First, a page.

Saturday, December 21, 2013

Your 30-year shingles are just like your 50,000 mile tires!

So you think you have a 30-year replacement warranty for those 30-year shingles on your house?

Think Again.  A recent December 2013 Michigan Appeals Court case affirmed a defendant Shingle Supplier's win over a grieved Plaintiff who sued the supplier after about 13 years because his 30-year shingles were failing.

The plaintiff claimed that there was a breach of implied warranty and a violation of the Magnuson-Moss Warranty Act (Federal Law).  The court ruled that where a plaintiff seeks to recover for economic loss caused by a defective product, the exclusive remedy is provided by the Uniform Commercial Code(UCC).  There was no evidence of any express warranty.

Unfortunately for the Homeowner Plaintiff, the UCC has a defined statute of limitations.  The UCC, codified at MCL 440.2725, has a four-year limitations period for a breach of implied warranty.  Therefore the filing of the lawsuit after 13 years was way past the limitations period and therefore time-barred.  The claim under the Magnuson-Moss act also failed for the same reason.

While the shingles were marketed as “30 year shingles,” that is NOT the same as having an express warranty with full coverage for 30-years.  In this case, there was no proof of any express warranty, therefore the lawsuit was filed over an implied warranty and it was too late for that.

Today, the reality is you will be given an express warranty that reads something like this:   During the first five years defendant would pay the full cost of labor and materials to repair defective shingles or apply new shingles to replace defective shingles. After five years, a limited warranty provides for prorated coverage for materials only.

The Homeowner loses!  Your 30-year shingles are just like your 50,000 mile tires!

Wednesday, December 11, 2013

Do you need a driver's license to "travel"?

I've never heard the argument in person, before today.  I am certainly not advocating their position, but it was interesting hearing it in open court this morning. 

The defendant was caught for driving without a valid license.  The defendant engaged in a "sovereignist" argument,  making the argument that because one of the fundamental rights under the US Constitution is the right to travel, there should be no licensing requirements that would impinge on that right.   He repeatedly referred to himself as a "traveler", not a "driver" of a car.

In short, here's his argument:

1. It is well established that a Fundamental Right under the US Constitution is the right to travel.

2. The claim and exercise of a constitutional right cannot be converted into a crime.  Miller v. US, 230 F.2d 486, 490 (1956).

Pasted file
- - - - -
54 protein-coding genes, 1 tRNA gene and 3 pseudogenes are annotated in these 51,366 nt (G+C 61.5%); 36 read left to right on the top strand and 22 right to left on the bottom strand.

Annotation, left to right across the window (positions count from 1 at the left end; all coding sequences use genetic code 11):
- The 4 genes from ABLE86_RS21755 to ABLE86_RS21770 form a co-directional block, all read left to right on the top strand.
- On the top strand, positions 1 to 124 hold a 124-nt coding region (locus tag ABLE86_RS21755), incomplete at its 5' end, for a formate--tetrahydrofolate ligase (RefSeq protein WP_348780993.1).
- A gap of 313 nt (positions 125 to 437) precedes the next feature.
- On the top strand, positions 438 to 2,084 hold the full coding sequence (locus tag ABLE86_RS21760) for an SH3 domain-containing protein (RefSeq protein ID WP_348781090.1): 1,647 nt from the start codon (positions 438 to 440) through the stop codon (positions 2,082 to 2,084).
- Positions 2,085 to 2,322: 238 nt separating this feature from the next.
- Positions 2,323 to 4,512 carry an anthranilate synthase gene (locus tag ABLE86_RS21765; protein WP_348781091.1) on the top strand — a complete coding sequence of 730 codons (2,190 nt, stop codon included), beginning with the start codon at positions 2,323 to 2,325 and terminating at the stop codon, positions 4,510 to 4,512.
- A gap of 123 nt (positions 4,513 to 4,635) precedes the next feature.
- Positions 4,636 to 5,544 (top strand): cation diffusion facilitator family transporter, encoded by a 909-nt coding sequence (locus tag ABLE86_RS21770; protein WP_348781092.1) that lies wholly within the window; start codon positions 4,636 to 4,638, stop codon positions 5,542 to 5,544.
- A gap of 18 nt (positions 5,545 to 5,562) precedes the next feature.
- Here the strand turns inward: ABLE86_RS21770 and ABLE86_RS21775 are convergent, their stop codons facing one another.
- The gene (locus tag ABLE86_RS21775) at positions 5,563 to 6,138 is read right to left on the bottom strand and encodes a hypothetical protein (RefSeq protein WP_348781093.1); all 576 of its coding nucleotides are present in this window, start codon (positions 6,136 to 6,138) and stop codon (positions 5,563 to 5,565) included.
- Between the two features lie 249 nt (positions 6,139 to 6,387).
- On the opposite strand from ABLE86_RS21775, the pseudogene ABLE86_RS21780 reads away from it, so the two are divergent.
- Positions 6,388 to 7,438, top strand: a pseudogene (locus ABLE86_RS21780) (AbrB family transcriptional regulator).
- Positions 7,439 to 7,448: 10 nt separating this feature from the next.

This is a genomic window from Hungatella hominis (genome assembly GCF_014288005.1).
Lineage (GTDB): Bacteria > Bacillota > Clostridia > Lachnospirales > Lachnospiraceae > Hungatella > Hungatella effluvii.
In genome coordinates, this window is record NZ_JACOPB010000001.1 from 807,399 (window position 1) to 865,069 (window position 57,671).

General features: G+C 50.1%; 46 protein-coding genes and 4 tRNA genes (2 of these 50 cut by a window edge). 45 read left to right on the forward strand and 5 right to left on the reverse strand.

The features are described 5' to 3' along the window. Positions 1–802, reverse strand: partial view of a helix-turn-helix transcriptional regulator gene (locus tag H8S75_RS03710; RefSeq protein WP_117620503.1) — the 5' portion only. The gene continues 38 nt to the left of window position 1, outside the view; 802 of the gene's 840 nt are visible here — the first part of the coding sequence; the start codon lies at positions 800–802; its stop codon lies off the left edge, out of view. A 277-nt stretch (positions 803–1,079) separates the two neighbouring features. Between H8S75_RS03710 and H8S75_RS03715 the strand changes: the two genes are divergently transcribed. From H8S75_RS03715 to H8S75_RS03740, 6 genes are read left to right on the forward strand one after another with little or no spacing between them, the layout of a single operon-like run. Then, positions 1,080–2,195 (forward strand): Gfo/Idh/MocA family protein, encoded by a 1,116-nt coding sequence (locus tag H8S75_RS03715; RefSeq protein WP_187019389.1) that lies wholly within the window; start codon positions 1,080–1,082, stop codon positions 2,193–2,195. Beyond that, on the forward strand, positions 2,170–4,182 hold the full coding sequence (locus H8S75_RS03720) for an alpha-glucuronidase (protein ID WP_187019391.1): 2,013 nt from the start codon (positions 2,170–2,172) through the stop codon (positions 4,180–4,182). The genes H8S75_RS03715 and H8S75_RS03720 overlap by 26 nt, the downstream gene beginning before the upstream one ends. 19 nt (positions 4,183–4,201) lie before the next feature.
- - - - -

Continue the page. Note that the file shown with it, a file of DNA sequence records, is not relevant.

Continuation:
3. By requiring a drivers license to "travel", a state has converted this right to a privilege, a privilege that can be, and is often, taken away.  If you drive without a license, the city and state laws and ordinances make it a crime.

4.  Therefore, any law or ordinance that requires a driver's license is invalid and the court has no jurisdiction to convict or sentence someone for not having a drivers license, as it can't be a crime to do so.

Predictably, this argument did not go very far with the Judge. It is well established that the states have the right to license and regulate for the safety and security of their residents.  Requiring a driving test, a written test, and an eye test certainly fall within established parameters providing for the safety and security of the state's residents, whether they are the drivers, passengers or pedestrians.

This "sovereignist" argument can be akin to the movement that believes the IRS doesn't have the power to collect taxes, and so those in the movement either file under protest or don't file at all.

Saturday, December 7, 2013

Issue -- Family Law, Change of Circumstance for Custody purposes

Issue -- Family Law/Custody:  Is it a "change of circumstances" if there is an escalation or expansion of disagreements between the parents?

In November 2013, the Michigan Court of Appeals said yes in Gates v. Kadoguchi.

The court held that the trial court properly awarded the defendant-father sole legal and sole physical custody of the parties' children.  On appeal, the court first rejected the plaintiff-mother's argument that the trial court's finding of proper cause or COC was against the great weight of the evidence, holding that an incident involving plaintiff calling the police, which occurred after the judgment of divorce, constituted a COC. It found the incident relevant to several best interests factors, and noted that plaintiff's subsequent "inability to control the children" based on the incident was "a change in the children's environment that would have a significant effect on their well being."

The court found that the trial court did not commit clear legal error and its findings regarding best interest factors (a), (b), (d), (e), (h), (j), and (l) were not against the great weight of the evidence. "The trial court did not abuse its discretion in changing custody."

Tuesday, December 3, 2013

Does your adult Child have Powers of Attorney?

Does your College Student have a Durable Medical Power of Attorney (patient advocate)?    Many parents don't think about this document even for themselves, much less for their child when that child turns 18 and goes to college or moves out.  Once the child turns 18, parents are not necessarily the default decision maker in medical decisions for that child.  Having an attorney draft up and execute this document will memorialize the intent of your now adult child in regards to medical decisions for that child in the event of his incapacity.
The same applies for a Durable Power of Attorney, but given the lack of assets of most young adults, this may not be as critical as having a Durable Medical Power of Attorney.